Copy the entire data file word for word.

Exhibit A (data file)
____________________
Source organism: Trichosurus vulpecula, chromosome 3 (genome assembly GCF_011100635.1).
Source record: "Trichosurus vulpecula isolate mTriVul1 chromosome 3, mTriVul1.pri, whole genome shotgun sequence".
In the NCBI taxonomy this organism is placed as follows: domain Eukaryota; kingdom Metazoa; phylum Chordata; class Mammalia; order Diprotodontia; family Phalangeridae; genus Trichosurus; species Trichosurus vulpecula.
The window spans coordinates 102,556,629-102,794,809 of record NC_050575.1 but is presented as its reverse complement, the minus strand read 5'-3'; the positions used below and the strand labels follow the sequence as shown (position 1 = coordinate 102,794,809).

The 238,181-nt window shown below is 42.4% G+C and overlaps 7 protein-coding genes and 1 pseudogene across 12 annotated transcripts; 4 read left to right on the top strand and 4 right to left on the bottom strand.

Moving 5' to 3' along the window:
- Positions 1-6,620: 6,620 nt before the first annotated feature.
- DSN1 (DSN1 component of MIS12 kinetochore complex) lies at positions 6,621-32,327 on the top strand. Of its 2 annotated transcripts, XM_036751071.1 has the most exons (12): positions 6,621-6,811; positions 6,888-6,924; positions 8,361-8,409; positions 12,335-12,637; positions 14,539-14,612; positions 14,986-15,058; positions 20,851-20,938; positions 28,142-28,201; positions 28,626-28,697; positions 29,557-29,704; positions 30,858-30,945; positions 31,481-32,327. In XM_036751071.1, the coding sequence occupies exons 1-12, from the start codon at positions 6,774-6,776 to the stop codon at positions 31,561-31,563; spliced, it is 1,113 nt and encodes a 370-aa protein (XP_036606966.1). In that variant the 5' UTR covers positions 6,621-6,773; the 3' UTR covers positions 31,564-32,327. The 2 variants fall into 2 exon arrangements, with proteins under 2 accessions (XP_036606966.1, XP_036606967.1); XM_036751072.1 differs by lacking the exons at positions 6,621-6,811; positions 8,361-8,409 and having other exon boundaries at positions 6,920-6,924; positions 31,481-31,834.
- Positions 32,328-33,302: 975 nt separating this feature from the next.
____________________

Source organism: Trichosurus vulpecula, chromosome 3 (genome assembly GCF_011100635.1).
Source record: "Trichosurus vulpecula isolate mTriVul1 chromosome 3, mTriVul1.pri, whole genome shotgun sequence".
In the NCBI taxonomy this organism is placed as follows: domain Eukaryota; kingdom Metazoa; phylum Chordata; class Mammalia; order Diprotodontia; family Phalangeridae; genus Trichosurus; species Trichosurus vulpecula.
The window spans coordinates 102,556,629-102,794,809 of record NC_050575.1 but is presented as its reverse complement, the minus strand read 5'-3'; the positions used below and the strand labels follow the sequence as shown (position 1 = coordinate 102,794,809).

The 238,181-nt window shown below is 42.4% G+C and overlaps 7 protein-coding genes and 1 pseudogene across 12 annotated transcripts; 4 read left to right on the top strand and 4 right to left on the bottom strand.

Moving 5' to 3' along the window:
- Positions 1-6,620: 6,620 nt before the first annotated feature.
- DSN1 (DSN1 component of MIS12 kinetochore complex) lies at positions 6,621-32,327 on the top strand. Of its 2 annotated transcripts, XM_036751071.1 has the most exons (12): positions 6,621-6,811; positions 6,888-6,924; positions 8,361-8,409; positions 12,335-12,637; positions 14,539-14,612; positions 14,986-15,058; positions 20,851-20,938; positions 28,142-28,201; positions 28,626-28,697; positions 29,557-29,704; positions 30,858-30,945; positions 31,481-32,327. In XM_036751071.1, the coding sequence occupies exons 1-12, from the start codon at positions 6,774-6,776 to the stop codon at positions 31,561-31,563; spliced, it is 1,113 nt and encodes a 370-aa protein (XP_036606966.1). In that variant the 5' UTR covers positions 6,621-6,773; the 3' UTR covers positions 31,564-32,327. The 2 variants fall into 2 exon arrangements, with proteins under 2 accessions (XP_036606966.1, XP_036606967.1); XM_036751072.1 differs by lacking the exons at positions 6,621-6,811; positions 8,361-8,409 and having other exon boundaries at positions 6,920-6,924; positions 31,481-31,834.
- Positions 32,328-33,302: 975 nt separating this feature from the next.